The Brazilian government has issued a 'partial' installation license allowing the Belo Monte Dam to break ground on the Amazon's Xingu River despite egregious disregard for human rights and environmental legislation, the unwavering protests of civil society and condemnations by its Federal Public Prosecutor's Office (MPF). The license was approved by Brazil's environmental agency IBAMA despite evidence that the dam-building consortium Norte Energia (NESA) has failed to comply with social and environmental conditions required for an installation license.
The ‘partial’ installation license, non-existent under Brazilian environmental legislation, will allow for NESA to open access roads and initiate forest clearing at dam construction sites encompassing 2,118 acres. 'By granting the license, IBAMA is attempting to make Belo Monte, an illegal and catastrophic dam project, into a fait accompli,' said Christian Poirier, Brazil Program Coordinator at Amazon Watch. 'The dam is an archaic and reckless way of meeting Brazil's energy needs when there are so many less harmful alternatives available.'
The USD17 billion Belo Monte Dam will divert nearly the entire flow of the Xingu River along a 62-mile stretch. Its reservoirs will flood more than 120,000 acres of rainforest and local settlements, displace more than 40,000 people and generate vast quantities of methane.
The decision follows the recent resignation of IBAMA's president Abelardo Bayma, who allegedly resigned over the project license amidst intense political pressures from the Ministry of Mines and Energy and President Dilma Rousseff.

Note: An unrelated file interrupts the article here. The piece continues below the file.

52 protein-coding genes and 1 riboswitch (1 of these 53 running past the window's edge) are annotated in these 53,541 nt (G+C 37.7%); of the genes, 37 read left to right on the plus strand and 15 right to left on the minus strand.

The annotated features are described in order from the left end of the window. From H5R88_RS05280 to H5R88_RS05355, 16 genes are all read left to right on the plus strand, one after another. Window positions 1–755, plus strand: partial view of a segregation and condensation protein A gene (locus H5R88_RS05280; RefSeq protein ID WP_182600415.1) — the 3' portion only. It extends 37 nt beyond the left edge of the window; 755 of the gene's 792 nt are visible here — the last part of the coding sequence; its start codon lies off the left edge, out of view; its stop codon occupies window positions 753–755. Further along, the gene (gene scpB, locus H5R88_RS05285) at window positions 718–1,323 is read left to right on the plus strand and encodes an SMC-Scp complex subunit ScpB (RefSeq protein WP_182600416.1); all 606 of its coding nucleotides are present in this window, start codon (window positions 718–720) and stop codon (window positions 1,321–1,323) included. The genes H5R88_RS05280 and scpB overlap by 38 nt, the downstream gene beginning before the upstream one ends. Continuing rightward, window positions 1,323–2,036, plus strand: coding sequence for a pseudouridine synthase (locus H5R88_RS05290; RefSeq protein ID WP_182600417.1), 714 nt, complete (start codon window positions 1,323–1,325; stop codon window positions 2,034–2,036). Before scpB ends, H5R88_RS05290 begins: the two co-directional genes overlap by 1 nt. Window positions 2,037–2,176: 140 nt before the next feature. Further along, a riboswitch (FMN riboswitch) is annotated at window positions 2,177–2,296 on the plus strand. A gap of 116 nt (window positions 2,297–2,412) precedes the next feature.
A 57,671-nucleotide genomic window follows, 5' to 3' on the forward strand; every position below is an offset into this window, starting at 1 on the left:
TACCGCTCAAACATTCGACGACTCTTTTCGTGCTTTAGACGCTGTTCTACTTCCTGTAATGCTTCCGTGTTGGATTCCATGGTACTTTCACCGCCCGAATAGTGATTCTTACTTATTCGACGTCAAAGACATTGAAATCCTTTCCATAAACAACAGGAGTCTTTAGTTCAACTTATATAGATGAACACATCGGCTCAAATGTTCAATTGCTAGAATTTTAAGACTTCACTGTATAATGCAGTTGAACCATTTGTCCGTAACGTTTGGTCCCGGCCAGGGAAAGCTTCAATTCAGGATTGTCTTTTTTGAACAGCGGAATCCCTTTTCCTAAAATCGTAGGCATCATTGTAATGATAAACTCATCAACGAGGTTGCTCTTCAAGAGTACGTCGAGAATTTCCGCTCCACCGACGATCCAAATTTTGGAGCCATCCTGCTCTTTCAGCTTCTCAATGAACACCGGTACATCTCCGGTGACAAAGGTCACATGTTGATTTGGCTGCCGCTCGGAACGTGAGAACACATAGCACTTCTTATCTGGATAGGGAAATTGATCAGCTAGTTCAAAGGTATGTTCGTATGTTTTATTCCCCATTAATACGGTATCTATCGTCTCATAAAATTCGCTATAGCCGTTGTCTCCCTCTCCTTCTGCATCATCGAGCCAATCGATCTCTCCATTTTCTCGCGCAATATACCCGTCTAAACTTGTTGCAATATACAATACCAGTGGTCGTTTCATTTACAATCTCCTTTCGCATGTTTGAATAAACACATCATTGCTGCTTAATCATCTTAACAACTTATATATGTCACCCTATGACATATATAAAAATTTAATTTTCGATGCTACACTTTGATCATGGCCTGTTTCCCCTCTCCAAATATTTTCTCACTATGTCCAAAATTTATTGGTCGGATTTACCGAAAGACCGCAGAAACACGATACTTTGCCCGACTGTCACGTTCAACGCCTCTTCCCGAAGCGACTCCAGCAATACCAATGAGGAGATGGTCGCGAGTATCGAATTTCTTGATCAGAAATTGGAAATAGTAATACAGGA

According to Public Prosecutor Ubiratan Cazetta, 'IBAMA is putting the region at a high social and environmental risk by granting a license allowing installation of the construction site while not requiring compliance with legally-mandated safeguards. No effective preparations have been made to absorb the tens of thousands of migrants who will be attracted to the region in search of employment in dam construction.'
Fierce opposition by local inhabitants to Belo Monte has not wavered. 'Belo Monte's installation license is a sign of the government's deepening authoritarianism, as it continues to steamroll over environmental legislation and human rights,' said Antonia Melo, spokesperson for the Xingu Alive Forever Movement. 'The government seeks to build this dam at any cost to benefit corporate interests. We will not stop fighting to preserve the Xingu, our national patrimony.'